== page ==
Spiderman: Into the Spider-Verse is the fourth Spiderman franchise to hit the big screen, and it seems to know it. The movie, produced primarily by Sony, both plays off the traditional backstory of the Peter Parker character as well as slips in references to the original movies. But Into the Spider-Verse’s acknowledgement of the movies also manifests itself in knowing that audiences are growing tired of the same old Spiderman story, given that it is the franchise’s fourth iteration (Marvel Studios is still producing Spiderman movies as well). The result is an innovative, powerful movie unlike any superhero flick and one that took any and every opportunity possible to blow audiences out of the water.
The most obvious difference in this movie as compared to its predecessors is the animation, but after that, the most significant change is this movie’s protagonist, Miles Morales. After being bit by a radioactive spider, Miles finds that he has new powers such as sticking to walls and spider-sense. But even more surprising is that there are multiple Spidermans from different dimensions that have entered his universe. Morales and his fellow spidey friends must defeat a diabolical villain who wants to take advantage of the dimensions while also figuring out a way to get each Spiderman back to his or her own universe.
The animation in Into the Spider-Verse is one of a kind. The film diffuses multiple techniques of animation together, primarily a 3D animation style with a texture that looks like a comic book come to life. The film is visually stunning in its use of these styles, making action scenes phenomenal to watch (though they can cause sensory overload at times). This is the first non-live action Spiderman movie, and Into the Spider-Verse uses this difference to go in a way that no other superhero movie has gone before and stand out in a crowded genre.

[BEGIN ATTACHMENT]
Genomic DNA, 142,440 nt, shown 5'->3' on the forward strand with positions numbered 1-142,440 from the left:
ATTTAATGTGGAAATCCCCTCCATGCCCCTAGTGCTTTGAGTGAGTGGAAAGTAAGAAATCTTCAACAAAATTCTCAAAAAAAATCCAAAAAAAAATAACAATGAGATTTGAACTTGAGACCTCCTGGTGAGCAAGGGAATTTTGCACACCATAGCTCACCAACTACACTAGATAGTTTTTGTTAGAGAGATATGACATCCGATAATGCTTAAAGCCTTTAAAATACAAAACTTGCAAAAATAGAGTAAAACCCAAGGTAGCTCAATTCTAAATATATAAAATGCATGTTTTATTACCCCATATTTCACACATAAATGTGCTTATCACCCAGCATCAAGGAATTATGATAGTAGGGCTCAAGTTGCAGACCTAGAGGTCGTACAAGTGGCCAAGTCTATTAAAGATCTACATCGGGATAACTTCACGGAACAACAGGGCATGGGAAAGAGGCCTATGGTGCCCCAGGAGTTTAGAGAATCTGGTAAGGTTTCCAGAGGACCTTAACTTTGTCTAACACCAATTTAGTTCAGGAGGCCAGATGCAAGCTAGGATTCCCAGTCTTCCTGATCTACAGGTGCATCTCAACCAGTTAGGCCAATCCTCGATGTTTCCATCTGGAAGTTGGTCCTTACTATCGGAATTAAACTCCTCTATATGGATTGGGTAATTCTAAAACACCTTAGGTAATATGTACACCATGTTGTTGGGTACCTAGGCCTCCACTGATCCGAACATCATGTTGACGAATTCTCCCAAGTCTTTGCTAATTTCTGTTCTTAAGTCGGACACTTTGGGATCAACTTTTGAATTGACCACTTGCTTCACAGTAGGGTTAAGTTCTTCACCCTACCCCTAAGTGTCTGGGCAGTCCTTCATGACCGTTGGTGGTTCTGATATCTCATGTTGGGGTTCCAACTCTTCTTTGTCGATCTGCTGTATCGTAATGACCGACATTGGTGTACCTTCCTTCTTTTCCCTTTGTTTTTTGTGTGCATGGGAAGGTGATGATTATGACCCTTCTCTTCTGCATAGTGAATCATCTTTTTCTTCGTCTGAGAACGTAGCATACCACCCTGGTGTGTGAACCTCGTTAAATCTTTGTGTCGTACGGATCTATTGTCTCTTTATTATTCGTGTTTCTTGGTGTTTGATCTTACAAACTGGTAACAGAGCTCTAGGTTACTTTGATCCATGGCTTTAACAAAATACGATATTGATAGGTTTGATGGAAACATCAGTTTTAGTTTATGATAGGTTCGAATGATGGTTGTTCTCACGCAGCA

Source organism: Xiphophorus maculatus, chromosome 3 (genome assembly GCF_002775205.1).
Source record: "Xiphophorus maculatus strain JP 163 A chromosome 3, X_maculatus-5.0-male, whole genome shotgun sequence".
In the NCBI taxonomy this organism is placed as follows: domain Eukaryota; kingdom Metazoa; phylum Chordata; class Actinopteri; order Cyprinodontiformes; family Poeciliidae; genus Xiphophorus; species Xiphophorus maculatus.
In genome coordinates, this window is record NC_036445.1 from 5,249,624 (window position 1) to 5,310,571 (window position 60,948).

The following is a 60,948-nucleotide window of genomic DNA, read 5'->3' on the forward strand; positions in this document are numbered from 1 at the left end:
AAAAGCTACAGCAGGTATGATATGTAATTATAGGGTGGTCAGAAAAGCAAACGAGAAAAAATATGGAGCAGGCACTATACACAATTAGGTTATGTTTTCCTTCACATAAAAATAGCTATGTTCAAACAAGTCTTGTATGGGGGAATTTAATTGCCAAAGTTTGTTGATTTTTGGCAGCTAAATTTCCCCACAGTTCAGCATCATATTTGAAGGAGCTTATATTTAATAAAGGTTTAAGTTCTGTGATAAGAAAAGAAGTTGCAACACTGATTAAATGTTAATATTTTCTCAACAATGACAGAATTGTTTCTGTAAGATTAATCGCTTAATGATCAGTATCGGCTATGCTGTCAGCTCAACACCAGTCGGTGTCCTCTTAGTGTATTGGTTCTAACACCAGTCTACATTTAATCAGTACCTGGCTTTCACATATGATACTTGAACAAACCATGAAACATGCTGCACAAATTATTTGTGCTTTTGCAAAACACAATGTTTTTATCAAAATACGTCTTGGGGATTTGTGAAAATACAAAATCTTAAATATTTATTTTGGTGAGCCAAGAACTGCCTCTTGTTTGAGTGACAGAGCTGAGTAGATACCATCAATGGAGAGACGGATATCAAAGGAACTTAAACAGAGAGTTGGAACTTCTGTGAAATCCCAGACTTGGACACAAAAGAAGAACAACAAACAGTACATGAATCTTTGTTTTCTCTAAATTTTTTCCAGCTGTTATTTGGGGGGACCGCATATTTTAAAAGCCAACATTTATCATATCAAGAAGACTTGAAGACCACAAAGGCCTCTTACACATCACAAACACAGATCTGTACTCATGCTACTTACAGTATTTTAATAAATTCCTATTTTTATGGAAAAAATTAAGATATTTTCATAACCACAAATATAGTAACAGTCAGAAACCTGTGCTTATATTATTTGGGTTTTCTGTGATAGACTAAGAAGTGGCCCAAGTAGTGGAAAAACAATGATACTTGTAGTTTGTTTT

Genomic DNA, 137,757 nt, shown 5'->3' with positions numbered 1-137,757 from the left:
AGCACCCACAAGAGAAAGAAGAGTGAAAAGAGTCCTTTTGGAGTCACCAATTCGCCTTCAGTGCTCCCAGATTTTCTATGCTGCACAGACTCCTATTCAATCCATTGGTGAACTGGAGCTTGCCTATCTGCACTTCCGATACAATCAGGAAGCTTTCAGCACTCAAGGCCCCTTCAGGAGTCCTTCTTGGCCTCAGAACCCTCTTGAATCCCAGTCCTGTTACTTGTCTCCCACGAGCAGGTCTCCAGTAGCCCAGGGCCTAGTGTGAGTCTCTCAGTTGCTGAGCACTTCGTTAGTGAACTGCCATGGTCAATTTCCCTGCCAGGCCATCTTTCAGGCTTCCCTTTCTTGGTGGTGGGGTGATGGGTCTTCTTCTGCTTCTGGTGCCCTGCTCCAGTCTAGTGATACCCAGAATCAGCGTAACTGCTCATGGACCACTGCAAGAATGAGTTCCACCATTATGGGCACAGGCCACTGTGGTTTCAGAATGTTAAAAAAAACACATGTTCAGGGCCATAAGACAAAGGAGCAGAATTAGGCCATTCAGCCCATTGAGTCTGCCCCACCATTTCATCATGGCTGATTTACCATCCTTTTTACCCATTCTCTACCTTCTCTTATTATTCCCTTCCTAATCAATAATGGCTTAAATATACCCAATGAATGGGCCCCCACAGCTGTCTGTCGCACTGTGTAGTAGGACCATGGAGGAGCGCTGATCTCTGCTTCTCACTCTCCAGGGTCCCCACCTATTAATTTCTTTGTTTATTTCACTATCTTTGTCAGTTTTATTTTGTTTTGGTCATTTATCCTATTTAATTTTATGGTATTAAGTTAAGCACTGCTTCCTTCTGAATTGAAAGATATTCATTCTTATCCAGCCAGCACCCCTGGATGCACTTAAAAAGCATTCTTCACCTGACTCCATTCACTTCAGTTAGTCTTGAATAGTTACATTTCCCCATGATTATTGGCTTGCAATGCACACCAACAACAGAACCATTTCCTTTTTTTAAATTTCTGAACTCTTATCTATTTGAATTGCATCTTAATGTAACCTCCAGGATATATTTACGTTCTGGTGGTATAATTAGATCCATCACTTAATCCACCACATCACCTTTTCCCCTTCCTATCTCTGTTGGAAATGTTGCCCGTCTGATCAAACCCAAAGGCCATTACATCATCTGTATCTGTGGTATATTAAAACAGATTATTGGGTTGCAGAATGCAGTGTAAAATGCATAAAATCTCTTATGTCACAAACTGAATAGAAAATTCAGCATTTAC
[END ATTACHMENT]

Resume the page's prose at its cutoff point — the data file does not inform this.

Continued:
Whereas earlier Spiderman movies are straightforward and intense, Into the Spider-Verse pokes fun at the Spiderman character and superhero movies in a self-referential way that is rare for a movie of any kind. Characters such as John Mulaney’s Spider-Pig (a.k.a. Peter Porker) also lend humor to the movie’s playful tone. However, the emotion in this movie is as real and powerful in this movie as any superhero film that has come out. The plot, though predictable at times, masterfully establishes themes and ideas that make for an impactful finale. Arguably the film’s greatest triumph is that it infuses the concept of multiple dimensions, a topic popular in many superhero TV shows that run out of ideas (cough, cough, The Flash), and finds a meaningful story bolstered by this idea.
Into the Spider-Verse is a sight to behold visually as well as thematically, and it takes the crown of best movie of the year from my previous favorite, Black Panther, by a tight margin. Though the idea of another Spiderman movie is typically met with groans, this one avoids the pitfall of retread by transforming what is possible for not only the character but for the genre and movies in general. It is movies like Into the Spider-Verse and Black Panther that encourage me by proving that superhero movies are advancing forward and outward instead of forcing cinemas into an endless stream of cookie-cutter movies.
Favorite Movies of the Year (only films that I saw in theaters were eligible)
- Spiderman: Into the Spider-Verse
- Black Panther
- Incredibles 2
- American Animals
- Ready Player One
- Avengers: Infinity War